The single most effective method to minimize scars is what the plastic surgeon does…careful placement and a meticulous layered wound closure. Plastic surgery often takes longer because more attentioin is paid to getting the scar closed as well as possible. One of the great misconceptions is that the use of a laser to make an incision will result in a better scar. It makes for better marketing but not better scars. Lasers, as opposed to the cold steel of a scalpel blade, always increases the risk of adverse pigment changes due to its heat…and they also cause delayed wound healing .

Patient education on how scars heal is important as often they will look worse with a long time befoer they get better. The initial appearance of a scar will usually be slightly raised and this is always a concern for many patients. But because there is tension on the wound closure in the vast manjority of plastic surgery procedures, the raised scar line will settle in the first month or two after surgery. The other natural healing process of scars is they initially appear very fine and colorless and then start to turn red weeks after surgery. Patients often think that something is wrong but this just represents blood vessels growing into the scar to help it heal. This is also why scar redness fades naturally many months laters as the blood vessels recede once good healing has occurred.

While patients  can’t wait to see how their scars look after the dressings or tapes are removed, the initial appearance of a scar is just the beginning of a cycle. All scars go through a life cycle of healing and then maturation which is different for various body locations and procedures. In general, scars will usually look worse before they get better.

Dr. Barry Eppley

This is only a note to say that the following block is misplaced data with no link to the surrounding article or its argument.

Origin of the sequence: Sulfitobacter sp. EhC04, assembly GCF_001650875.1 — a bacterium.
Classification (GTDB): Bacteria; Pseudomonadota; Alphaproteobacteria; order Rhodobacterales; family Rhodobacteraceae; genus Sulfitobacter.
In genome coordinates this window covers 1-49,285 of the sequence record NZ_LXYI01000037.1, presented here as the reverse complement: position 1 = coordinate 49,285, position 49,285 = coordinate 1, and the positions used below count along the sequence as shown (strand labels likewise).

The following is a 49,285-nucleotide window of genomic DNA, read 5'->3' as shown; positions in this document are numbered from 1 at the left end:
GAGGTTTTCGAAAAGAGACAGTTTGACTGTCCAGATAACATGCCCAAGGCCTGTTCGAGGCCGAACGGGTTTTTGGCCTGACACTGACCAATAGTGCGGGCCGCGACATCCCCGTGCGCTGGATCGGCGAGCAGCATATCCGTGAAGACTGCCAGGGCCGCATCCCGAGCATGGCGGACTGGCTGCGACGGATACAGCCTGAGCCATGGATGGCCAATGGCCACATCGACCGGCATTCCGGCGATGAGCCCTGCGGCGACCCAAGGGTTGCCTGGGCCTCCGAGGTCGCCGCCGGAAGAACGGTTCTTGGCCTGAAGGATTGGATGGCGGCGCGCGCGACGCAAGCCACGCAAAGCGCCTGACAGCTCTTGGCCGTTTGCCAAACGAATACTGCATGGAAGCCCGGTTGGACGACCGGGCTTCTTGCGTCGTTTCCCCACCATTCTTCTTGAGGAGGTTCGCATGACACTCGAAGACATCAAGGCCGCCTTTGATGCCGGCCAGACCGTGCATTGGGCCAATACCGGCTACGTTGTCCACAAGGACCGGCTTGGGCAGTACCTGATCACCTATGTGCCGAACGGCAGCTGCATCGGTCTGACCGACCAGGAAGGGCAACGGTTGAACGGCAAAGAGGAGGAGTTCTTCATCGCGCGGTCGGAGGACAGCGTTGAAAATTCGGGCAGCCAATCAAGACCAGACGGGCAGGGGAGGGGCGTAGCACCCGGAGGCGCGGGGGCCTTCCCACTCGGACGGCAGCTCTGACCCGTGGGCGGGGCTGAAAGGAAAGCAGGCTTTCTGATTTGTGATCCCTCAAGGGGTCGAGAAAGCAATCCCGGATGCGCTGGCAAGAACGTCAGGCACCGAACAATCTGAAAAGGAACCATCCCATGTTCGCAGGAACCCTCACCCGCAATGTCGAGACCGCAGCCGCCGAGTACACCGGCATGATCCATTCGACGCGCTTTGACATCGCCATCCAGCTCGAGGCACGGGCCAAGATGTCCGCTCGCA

Indianapolis, Indiana

 

Postoperative Instructions for Scar Revision

Wednesday, February 6th, 2013

 

Scar revision is most commonly done by surgical excision of the scar and putting it back together as either a straight line or a geometric or broken line closure pattern. The type of scar revision used depends on the location of the scar, its size and dimensions and the patient’s skin characteristics.

The following postoperative instructions for scar revision are as follows:

1.  Most scar revision have little if any discomfort. Most patients only use Tylenol or Ibuprofen for just a few days after the procedure. You may also feel free to use ice packs on the scar revision area for discomfort relief if you desire as long as they do not directly contact the skin to avoid a thermal injury.

2. In most cases of scar revision, the area will be covered with glued-on flesh-colored tapes. These are to be left on until Dr. Eppley removes them during your first postoperative visit. Some spotting of blood may appear on the tapes and this is normal.

3. In some cases, the area will not be taped and left open. Antibiotic ointment may be used three times a day to keep the sutures soft and moist.

4. Whether you have tapes or visible sutures, it is also ok to have them get wet when you shower. You may shower as normal the following day.

5. If the scar revision is on your face, you may wash your face and get the tapes or suture lines wet. Shaving and make-up application may be done around the area.

6. Physical activities after scar revision depend on where the scar is located. If it is on your scalp, face or neck, you should be able to do any activity that feels comfortable afterwards. If it is on your body, then just think carefully about whatever you are planning does not put undue stress or pulling on the incision lines for up to a month after surgery.